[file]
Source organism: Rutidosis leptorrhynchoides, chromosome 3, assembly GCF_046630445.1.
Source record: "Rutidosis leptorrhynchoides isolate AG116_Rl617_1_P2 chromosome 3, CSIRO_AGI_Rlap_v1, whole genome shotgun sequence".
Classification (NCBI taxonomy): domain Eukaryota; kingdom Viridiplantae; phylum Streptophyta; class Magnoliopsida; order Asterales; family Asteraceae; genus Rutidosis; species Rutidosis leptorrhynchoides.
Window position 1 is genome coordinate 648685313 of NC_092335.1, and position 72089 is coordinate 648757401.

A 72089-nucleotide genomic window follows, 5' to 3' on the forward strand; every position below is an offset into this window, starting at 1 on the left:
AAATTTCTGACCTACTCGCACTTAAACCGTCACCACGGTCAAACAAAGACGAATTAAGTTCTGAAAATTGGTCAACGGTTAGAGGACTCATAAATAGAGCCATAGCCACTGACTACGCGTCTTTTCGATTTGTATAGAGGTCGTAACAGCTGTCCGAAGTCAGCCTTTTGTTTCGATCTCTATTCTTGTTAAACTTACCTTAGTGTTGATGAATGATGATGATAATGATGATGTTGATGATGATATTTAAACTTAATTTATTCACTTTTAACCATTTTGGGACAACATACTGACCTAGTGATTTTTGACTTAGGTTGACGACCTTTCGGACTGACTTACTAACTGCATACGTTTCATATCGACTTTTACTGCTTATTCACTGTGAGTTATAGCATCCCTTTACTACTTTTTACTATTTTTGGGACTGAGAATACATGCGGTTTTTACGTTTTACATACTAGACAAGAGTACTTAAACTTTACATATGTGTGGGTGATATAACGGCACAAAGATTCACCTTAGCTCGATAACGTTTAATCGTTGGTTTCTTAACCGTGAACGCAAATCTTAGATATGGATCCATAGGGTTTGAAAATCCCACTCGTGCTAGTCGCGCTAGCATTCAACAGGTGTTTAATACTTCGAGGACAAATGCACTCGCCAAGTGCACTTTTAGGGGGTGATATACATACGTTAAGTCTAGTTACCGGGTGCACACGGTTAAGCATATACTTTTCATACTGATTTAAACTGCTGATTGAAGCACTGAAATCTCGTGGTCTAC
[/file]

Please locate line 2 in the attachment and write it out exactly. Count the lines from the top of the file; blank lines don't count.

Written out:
Source record: "Rutidosis leptorrhynchoides isolate AG116_Rl617_1_P2 chromosome 3, CSIRO_AGI_Rlap_v1, whole genome shotgun sequence".